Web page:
MGM Macau CEO Grant Bowie said Wednesday that protestors backing Hong Kong’s “Occupy Central” movement should not impact the city’s economy while expressing their views.
Bowie made the comment in response to a reporter’s question on whether the protests in Hong Kong has affected Macau. The TDM reporter mentioned in her question that the Hong Kong protests had resulted in restrictions on mainlanders’ Hong Kong visas.
“I think we’ve seen some issues in Hong Kong which is an expression of some people in Hong Kong, but clearly that’s not all of the population,” Bowie said, on the sidelines of the gaming operator’s annual “Oktoberfest” event at its property in Nape.
“I fully understand the protestors are passionate about their views but I think we always need to remember that expressing your views should not impact the economy or the enjoyment of other people’s lives,” he said.
Bowie said that the visa policy was a sign that the central government is taking “some heat out of the market”, which was helping the market to have “a more balanced visitation to Macau,” adding, “We’re also starting to see the impact of the diversification, more families and more young people are coming to Macau.”
“It’s been widely reported that we’ve been going through a period of consolidation in Macau. I also see changes in the visitor patterns from [mainland] China and that we’re spreading the visitors out more evenly over the year, which is a good thing for Macau,” Bowie said.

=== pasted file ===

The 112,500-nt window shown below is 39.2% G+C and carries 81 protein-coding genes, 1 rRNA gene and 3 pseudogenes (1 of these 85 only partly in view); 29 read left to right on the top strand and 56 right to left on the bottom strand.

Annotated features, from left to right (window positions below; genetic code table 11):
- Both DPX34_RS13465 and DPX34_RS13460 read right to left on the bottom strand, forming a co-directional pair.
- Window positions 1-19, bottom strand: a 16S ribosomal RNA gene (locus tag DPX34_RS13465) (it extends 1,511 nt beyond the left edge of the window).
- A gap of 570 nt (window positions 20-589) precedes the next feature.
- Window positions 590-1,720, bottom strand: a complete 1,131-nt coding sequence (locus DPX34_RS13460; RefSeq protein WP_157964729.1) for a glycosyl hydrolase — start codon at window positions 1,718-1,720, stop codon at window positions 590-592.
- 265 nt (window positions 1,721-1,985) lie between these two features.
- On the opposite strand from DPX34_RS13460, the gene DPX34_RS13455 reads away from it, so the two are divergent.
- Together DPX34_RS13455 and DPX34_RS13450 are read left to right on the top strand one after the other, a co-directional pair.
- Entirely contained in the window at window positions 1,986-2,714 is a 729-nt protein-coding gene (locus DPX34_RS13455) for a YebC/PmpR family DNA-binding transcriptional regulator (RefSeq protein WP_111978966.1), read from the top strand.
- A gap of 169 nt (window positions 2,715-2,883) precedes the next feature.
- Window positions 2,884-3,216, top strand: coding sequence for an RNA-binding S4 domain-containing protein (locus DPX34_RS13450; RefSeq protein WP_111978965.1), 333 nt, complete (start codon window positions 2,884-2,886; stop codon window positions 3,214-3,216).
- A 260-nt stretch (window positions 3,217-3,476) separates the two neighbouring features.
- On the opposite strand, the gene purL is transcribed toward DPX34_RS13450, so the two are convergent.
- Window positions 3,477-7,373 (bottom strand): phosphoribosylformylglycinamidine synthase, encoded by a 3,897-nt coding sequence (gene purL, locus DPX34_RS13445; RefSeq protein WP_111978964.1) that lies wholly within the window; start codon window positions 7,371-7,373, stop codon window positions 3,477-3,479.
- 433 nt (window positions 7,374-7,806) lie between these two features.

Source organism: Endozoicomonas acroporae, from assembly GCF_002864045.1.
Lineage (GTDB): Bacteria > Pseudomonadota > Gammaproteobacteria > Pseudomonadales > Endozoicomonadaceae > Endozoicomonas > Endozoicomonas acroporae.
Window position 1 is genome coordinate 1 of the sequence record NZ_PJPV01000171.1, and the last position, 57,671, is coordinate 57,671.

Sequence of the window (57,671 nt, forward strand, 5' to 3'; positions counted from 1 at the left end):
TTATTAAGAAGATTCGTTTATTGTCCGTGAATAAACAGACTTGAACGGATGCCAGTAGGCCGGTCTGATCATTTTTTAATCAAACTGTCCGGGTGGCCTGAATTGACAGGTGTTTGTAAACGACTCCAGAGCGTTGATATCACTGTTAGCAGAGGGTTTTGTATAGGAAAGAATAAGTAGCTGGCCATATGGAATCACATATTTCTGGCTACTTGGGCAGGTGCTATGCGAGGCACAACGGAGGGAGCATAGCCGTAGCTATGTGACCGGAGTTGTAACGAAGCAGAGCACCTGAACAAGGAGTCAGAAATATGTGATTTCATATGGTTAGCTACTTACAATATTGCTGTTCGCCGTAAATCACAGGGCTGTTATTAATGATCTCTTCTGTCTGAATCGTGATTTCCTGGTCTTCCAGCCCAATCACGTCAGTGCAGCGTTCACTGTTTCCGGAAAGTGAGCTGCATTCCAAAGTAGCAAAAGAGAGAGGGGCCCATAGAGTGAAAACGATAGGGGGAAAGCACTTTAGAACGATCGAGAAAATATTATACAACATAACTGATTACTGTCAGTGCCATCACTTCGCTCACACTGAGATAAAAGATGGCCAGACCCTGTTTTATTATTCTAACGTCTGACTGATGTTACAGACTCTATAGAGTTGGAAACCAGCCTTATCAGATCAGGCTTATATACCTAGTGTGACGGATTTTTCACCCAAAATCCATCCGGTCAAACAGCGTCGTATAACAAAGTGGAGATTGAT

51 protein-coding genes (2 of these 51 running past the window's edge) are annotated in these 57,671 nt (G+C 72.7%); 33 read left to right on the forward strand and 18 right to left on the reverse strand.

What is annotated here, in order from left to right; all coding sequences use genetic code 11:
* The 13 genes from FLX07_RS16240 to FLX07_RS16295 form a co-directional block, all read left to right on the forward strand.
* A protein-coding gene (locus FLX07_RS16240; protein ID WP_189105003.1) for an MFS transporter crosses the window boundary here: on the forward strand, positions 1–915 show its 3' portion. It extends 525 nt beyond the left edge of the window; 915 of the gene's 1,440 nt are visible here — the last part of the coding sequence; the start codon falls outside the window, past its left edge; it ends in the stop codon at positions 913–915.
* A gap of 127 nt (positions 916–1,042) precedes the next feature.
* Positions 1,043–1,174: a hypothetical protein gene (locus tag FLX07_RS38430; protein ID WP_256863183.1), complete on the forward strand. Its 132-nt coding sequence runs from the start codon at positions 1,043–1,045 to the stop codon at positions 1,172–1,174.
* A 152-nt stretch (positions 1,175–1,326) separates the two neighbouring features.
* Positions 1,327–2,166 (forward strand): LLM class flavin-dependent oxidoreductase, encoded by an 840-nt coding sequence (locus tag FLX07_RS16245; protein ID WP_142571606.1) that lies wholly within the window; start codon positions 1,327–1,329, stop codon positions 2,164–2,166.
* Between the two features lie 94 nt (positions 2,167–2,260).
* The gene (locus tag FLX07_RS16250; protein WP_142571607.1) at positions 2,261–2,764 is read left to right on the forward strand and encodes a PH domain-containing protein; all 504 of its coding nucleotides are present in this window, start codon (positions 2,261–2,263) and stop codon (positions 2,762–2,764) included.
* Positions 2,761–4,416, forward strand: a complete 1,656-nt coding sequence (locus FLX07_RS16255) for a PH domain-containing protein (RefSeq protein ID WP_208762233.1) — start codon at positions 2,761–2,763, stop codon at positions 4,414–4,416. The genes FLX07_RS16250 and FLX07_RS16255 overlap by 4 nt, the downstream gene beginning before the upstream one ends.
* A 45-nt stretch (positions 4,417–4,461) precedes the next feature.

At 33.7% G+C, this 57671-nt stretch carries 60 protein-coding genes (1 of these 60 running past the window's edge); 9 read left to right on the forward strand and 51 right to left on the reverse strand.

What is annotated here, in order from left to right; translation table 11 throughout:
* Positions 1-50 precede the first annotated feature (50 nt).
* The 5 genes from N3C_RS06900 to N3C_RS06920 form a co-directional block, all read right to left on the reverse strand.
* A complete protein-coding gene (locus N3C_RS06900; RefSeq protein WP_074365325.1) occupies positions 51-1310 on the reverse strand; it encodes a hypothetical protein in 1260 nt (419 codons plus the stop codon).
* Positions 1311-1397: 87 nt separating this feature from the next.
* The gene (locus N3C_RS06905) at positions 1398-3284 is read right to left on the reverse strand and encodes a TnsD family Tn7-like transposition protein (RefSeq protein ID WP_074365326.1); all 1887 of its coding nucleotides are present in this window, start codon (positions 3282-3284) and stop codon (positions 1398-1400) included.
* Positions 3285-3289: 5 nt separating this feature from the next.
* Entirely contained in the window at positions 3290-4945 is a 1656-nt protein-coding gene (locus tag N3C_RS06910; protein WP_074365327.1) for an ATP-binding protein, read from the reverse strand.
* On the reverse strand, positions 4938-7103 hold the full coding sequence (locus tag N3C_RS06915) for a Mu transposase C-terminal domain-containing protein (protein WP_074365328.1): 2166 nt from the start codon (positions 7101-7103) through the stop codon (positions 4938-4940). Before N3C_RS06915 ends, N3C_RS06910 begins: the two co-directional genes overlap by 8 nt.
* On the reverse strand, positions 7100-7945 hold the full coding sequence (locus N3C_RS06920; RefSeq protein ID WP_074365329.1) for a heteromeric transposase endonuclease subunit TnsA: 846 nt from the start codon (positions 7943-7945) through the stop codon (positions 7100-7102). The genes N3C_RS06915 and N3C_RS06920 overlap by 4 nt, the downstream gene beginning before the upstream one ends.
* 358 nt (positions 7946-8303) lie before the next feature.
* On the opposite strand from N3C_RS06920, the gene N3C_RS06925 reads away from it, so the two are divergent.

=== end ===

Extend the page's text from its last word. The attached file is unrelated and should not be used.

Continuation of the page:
He also said that given the trends over the last three to four months, gaming revenue in October would continue to drop, even though it is the month of the “Golden Week” National Day holiday for mainlanders.
“I think we all need to work through what is a significant transformation in [mainland] China, but I’m confident we’ll come out of it, rebound and be stronger and more diversified as a result of the changes and the consolidation we’re going through at the moment,” he said. “I’m very confident in Macau, we’re very solid, we’re still the largest gaming destination in the world.”
The central and Hong Kong government has said that the “Occupy Central” protests are illegal.